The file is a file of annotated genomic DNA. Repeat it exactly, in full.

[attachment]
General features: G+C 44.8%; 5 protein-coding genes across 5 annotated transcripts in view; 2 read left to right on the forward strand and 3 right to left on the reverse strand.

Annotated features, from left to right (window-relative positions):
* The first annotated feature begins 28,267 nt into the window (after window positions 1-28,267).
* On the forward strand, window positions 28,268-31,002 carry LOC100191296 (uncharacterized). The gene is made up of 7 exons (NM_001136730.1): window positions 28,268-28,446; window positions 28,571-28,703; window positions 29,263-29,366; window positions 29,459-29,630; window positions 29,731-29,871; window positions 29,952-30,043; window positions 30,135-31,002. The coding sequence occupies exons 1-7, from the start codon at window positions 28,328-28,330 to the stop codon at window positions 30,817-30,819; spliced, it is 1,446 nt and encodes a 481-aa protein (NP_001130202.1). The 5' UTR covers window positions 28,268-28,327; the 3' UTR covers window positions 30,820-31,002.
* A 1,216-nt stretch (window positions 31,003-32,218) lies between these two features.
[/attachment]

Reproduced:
General features: G+C 44.8%; 5 protein-coding genes across 5 annotated transcripts in view; 2 read left to right on the forward strand and 3 right to left on the reverse strand.

Annotated features, from left to right (window-relative positions):
* The first annotated feature begins 28,267 nt into the window (after window positions 1-28,267).
* On the forward strand, window positions 28,268-31,002 carry LOC100191296 (uncharacterized). The gene is made up of 7 exons (NM_001136730.1): window positions 28,268-28,446; window positions 28,571-28,703; window positions 29,263-29,366; window positions 29,459-29,630; window positions 29,731-29,871; window positions 29,952-30,043; window positions 30,135-31,002. The coding sequence occupies exons 1-7, from the start codon at window positions 28,328-28,330 to the stop codon at window positions 30,817-30,819; spliced, it is 1,446 nt and encodes a 481-aa protein (NP_001130202.1). The 5' UTR covers window positions 28,268-28,327; the 3' UTR covers window positions 30,820-31,002.
* A 1,216-nt stretch (window positions 31,003-32,218) lies between these two features.